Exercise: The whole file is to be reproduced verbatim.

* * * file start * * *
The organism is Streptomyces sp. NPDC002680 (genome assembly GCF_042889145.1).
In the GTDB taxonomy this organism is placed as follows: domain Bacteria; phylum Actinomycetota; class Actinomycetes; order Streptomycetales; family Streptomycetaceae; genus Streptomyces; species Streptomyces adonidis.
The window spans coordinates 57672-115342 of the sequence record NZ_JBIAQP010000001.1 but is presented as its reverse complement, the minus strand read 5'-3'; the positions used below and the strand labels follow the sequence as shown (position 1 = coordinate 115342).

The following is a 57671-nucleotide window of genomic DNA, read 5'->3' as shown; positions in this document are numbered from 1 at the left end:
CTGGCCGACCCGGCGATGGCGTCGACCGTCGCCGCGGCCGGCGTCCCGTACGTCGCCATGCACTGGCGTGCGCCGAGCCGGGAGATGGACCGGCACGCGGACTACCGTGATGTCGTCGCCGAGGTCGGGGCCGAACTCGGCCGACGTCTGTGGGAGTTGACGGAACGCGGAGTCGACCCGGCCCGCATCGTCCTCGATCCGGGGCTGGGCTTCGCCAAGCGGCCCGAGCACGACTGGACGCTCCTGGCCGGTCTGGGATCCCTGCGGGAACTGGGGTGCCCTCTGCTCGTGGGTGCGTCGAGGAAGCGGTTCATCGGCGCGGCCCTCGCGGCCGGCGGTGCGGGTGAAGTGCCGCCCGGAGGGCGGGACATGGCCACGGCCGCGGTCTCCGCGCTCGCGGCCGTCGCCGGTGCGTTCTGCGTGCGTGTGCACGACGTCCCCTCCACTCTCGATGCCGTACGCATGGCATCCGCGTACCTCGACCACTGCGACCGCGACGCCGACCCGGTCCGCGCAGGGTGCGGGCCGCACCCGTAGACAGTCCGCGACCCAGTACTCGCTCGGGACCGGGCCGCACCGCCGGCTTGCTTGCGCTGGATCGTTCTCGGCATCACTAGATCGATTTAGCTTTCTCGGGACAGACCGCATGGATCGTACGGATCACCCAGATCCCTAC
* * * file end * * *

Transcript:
The organism is Streptomyces sp. NPDC002680 (genome assembly GCF_042889145.1).
In the GTDB taxonomy this organism is placed as follows: domain Bacteria; phylum Actinomycetota; class Actinomycetes; order Streptomycetales; family Streptomycetaceae; genus Streptomyces; species Streptomyces adonidis.
The window spans coordinates 57672-115342 of the sequence record NZ_JBIAQP010000001.1 but is presented as its reverse complement, the minus strand read 5'-3'; the positions used below and the strand labels follow the sequence as shown (position 1 = coordinate 115342).

The following is a 57671-nucleotide window of genomic DNA, read 5'->3' as shown; positions in this document are numbered from 1 at the left end:
CTGGCCGACCCGGCGATGGCGTCGACCGTCGCCGCGGCCGGCGTCCCGTACGTCGCCATGCACTGGCGTGCGCCGAGCCGGGAGATGGACCGGCACGCGGACTACCGTGATGTCGTCGCCGAGGTCGGGGCCGAACTCGGCCGACGTCTGTGGGAGTTGACGGAACGCGGAGTCGACCCGGCCCGCATCGTCCTCGATCCGGGGCTGGGCTTCGCCAAGCGGCCCGAGCACGACTGGACGCTCCTGGCCGGTCTGGGATCCCTGCGGGAACTGGGGTGCCCTCTGCTCGTGGGTGCGTCGAGGAAGCGGTTCATCGGCGCGGCCCTCGCGGCCGGCGGTGCGGGTGAAGTGCCGCCCGGAGGGCGGGACATGGCCACGGCCGCGGTCTCCGCGCTCGCGGCCGTCGCCGGTGCGTTCTGCGTGCGTGTGCACGACGTCCCCTCCACTCTCGATGCCGTACGCATGGCATCCGCGTACCTCGACCACTGCGACCGCGACGCCGACCCGGTCCGCGCAGGGTGCGGGCCGCACCCGTAGACAGTCCGCGACCCAGTACTCGCTCGGGACCGGGCCGCACCGCCGGCTTGCTTGCGCTGGATCGTTCTCGGCATCACTAGATCGATTTAGCTTTCTCGGGACAGACCGCATGGATCGTACGGATCACCCAGATCCCTAC